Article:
In 1991, Davidoff, the world’s leading cigar manufacturer, decided to pull out of Cuba and transfer its operations to the D.R., dealing a blow to the myth that a Havana pedigree is essential for a world-class cigar. Some connoisseurs have gone even further, arguing that with their output demands and abysmal pay for skilled artisans, Cuban authorities have taken their products down a notch from the excellence they once epitomized.
But a short time later, the great Cigar Boom swept over the United States like a leveling tsunami and disrupted the flat but stable market environment. A spike in consumer craving for high-end lifestyle accessories morphed into a sustained surge that boosted premium cigar imports to the United States by 10% in 1993, 12% a year later, another 33% in 1995, peaking with an irrational 66% rise at the end of 1996. Then it was over, as abruptly and inexplicably as it had started.
Why wasn’t this a good thing? The tobacco plant needs a two-year cycle to mature. Get rich quick operators descended on Dominican fields and picked them clean of anything that could be passed off as properly aged cigar leaf. Artisans were hired away from long-time employers. Retail prices soared, long-time customers were turned away. But despite the damage it inflicted, U.S. demand for quality cigars had tripled by 2011 over 1992 levels, despite steep tax hikes and restrictions on public smoking.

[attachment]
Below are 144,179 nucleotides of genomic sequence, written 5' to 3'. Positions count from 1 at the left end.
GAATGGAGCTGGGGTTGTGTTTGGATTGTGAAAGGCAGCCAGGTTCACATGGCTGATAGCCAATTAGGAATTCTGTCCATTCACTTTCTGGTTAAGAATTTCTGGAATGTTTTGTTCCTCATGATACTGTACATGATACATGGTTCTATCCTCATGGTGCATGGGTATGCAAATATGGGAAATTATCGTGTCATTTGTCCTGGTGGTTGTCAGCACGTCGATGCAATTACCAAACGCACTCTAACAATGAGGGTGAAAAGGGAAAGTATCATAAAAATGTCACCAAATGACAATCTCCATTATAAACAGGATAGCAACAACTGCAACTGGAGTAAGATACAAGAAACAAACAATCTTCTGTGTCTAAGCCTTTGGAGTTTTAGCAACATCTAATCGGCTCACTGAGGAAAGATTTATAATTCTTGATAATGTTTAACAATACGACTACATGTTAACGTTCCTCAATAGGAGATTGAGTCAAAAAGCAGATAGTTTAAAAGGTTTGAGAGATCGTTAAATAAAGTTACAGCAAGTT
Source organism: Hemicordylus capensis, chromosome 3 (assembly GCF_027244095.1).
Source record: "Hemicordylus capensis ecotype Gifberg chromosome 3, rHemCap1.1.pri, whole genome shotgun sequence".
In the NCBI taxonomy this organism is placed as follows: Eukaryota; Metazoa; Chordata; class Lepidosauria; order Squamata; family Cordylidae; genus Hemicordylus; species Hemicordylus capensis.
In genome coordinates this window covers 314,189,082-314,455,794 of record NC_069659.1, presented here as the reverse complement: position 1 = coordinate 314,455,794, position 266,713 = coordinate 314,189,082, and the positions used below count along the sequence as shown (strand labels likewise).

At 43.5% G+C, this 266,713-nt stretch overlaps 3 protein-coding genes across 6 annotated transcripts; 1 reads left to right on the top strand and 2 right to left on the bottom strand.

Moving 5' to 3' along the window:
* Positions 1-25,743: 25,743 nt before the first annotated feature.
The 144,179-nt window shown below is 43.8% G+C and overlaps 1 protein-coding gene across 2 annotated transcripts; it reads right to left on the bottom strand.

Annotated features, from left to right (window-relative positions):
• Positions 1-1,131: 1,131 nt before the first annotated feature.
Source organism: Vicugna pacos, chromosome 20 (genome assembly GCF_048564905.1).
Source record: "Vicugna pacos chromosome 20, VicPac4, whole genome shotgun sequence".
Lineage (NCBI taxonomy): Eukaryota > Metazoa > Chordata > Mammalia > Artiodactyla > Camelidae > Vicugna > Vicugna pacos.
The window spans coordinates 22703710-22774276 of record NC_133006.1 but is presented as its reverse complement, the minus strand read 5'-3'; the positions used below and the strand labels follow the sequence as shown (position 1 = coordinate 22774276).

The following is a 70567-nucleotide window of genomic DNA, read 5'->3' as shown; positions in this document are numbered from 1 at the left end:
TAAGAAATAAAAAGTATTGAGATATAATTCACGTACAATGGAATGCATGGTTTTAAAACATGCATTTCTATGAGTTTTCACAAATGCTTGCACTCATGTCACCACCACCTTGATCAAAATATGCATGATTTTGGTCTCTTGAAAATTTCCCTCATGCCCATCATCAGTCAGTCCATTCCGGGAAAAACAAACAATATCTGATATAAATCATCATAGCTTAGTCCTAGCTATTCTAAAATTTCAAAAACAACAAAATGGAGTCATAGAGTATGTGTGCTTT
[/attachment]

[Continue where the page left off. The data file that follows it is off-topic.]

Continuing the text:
As for rum, the U.S. is Santo Domingo’s third-ranked customer after Spain and Chile, but contributed just $8.7 million of the drink’s $120 million export earnings in 2011. For Luis Castaños, Chairman of ADOPRON, the rum producers association, the outlook remains positive, though “with globalization and the WTO producers realized they have to earn their share of a more open, more competitive market.”
But one major issue has yet to be resolved. The U.S. has granted what Dominican and other Caribbean rum producers see as unjustifiable subsidies to distillers in the U.S. Virgin Islands and Puerto Rico in the form of excise tax rebates. Opponents claim these are being used to offset billions of dollars’ worth of incentives such as the one the Virgin Islands has offered to the huge beverage and spirits conglomerate, Diageo.
Where does this leave the D.R.? Less exposed than countries like Barbados, Trinidad and Tobago, or Guyana, all of which have economies sharply skewed to their rum exports. Although rum accounts for only 2% of Dominican export revenue, its government has aligned solidly with the 15 CARICOM member nations that are crying foul and threatening to take their case to the WTO in Geneva.
Will lengthy litigation be necessary to resolve the dispute diplomacy could not settle? Only time will tell.